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article imageYemen rebels grounded in Sanaa as peace talks on hold

By AFP     Sep 7, 2018 in World

Yemen's Huthi rebels, expected at UN-sponsored peace talks in Geneva with the government, remained grounded in Sanaa Friday citing fears they would not be allowed to return home if they left.

The Huthis, powerful armed tribes locked in a war with Yemen's Saudi-backed government, have refused to take off from the rebel-held capital unless the UN meets a list of conditions, which includes securing a safe return from Geneva to Sanaa for their delegation.

The Geneva talks, the first since 2016, had been scheduled to formally open Thursday but were put on hold, although UN envoy Martin Griffiths has held several meetings in the Swiss city with the government delegation.

The Huthis' Supreme Revolutionary Council said Friday they were "increasingly suspicious that the coalition intended to insult" the rebels.

It accused the Saudi-led alliance fighting against them on behalf of the government of planning to strand the rebel delegation in Djibouti, where their plane was to make a stop en route to Geneva.

The Huthis hinted they feared a repeat of 2016, when 108 days of talks in Kuwait broke down and a rebel delegation was stranded in Oman for three months due to an air blockade, the council said in a statement on Telegram.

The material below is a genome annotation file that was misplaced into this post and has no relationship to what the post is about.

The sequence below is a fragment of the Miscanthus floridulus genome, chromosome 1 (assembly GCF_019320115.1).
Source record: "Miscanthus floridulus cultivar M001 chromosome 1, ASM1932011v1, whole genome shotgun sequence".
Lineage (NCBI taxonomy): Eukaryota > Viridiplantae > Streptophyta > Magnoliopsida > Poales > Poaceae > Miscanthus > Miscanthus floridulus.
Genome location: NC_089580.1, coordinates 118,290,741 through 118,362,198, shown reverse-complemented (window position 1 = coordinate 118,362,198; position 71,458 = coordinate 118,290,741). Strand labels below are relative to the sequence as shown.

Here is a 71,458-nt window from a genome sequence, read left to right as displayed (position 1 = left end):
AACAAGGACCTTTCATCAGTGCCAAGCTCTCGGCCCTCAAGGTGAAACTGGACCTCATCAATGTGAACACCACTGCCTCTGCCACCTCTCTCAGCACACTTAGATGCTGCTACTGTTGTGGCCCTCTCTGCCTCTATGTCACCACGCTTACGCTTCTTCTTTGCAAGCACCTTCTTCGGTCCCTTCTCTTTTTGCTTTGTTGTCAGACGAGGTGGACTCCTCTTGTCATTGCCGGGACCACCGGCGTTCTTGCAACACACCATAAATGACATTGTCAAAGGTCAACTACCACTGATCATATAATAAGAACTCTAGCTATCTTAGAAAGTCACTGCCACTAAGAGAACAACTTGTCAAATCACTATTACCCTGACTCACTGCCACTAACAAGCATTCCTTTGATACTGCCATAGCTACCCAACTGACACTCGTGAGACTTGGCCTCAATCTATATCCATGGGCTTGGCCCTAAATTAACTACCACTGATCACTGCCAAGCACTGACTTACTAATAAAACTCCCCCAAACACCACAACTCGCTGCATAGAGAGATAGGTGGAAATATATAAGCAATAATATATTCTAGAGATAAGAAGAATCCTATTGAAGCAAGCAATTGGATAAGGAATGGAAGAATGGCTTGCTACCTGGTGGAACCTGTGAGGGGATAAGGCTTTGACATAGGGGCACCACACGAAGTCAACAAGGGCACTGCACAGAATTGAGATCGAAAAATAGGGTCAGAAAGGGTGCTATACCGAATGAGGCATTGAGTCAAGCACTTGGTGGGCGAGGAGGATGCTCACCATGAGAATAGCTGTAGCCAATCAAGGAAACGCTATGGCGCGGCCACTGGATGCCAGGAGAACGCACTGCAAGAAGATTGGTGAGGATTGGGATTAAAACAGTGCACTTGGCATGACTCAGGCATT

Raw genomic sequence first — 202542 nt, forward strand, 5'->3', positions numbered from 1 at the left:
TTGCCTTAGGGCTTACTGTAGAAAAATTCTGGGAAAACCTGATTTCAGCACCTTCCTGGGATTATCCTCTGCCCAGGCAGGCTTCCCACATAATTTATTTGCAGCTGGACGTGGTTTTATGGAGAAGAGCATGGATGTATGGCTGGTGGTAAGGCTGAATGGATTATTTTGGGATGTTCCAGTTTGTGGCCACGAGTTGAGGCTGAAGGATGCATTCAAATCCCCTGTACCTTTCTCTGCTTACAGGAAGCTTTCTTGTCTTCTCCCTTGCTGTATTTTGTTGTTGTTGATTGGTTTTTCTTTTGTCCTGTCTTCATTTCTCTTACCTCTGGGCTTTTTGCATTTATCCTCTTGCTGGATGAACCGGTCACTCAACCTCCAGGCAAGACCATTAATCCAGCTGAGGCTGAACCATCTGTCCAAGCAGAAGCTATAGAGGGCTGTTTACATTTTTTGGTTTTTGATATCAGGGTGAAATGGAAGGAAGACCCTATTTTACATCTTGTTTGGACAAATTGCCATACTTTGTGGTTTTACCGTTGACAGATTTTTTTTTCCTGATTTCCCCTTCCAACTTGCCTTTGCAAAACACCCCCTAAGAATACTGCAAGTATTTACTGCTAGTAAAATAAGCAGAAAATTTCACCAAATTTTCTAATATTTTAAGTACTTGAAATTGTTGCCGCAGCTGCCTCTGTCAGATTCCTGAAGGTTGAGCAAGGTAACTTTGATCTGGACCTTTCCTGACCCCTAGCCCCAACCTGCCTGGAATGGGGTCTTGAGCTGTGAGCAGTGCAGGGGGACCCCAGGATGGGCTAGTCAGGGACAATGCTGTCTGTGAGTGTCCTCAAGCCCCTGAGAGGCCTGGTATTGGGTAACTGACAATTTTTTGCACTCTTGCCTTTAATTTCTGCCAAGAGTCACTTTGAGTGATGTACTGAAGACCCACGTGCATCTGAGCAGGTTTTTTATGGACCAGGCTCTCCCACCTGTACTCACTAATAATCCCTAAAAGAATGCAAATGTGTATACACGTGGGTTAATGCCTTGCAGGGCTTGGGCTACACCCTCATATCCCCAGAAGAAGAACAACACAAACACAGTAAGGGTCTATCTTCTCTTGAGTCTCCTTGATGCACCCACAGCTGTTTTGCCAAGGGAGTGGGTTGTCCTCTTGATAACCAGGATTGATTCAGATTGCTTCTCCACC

The Saudi-led military coalition controls the country's airspace and Sanaa international airport has been largely disused for years.

The Iran-backed Huthis have traded accusations of non-cooperation and stalling with Yemen's government.

- 'Excuses' -

The Huthis also demand the evacuation of their wounded fighters from Sanaa to Oman.

But in Geneva Friday, Yemen's foreign minister Khaled Yamani insisted the Huthi delay was evidence of infighting.

"We came to Geneva .. ready and willing to delve into talks" on confidence-building, Yamani told UAE's Sky News.

He slammed the Huthi "excuses" for not arriving on time as "an attempt to cover up something critical, and that is that the insurgents are arguing about who among them will represent them in Geneva."

Saudi Arabia and its allies have meanwhile said they have already granted the Huthis clearance to fly, accusing the rebels of intransigence.

Yemeni Prime Minister Ahmed bin Dagher accused the rebels of "speaking no language other than force" and "using negotiations to secure more arms", in a tweet on Thursday.

Griffiths' office said Friday he was "still working on getting the Ansarullah (rebel) delegation to Geneva."

In the meantime, the envoy has been holding consultations with the government delegation since Thursday.

"He has been discussing with them confidence-building measures, including the issue of prisoners, humanitarian access, the re-opening of Sanaa airport, in addition to economic issues," it said in a statement.

Nearly 10,000 people have been killed since Saudi Arabia and its allies intervened in the Yemen conflict in 2015, triggering what the UN calls the world's worst humanitarian crisis.

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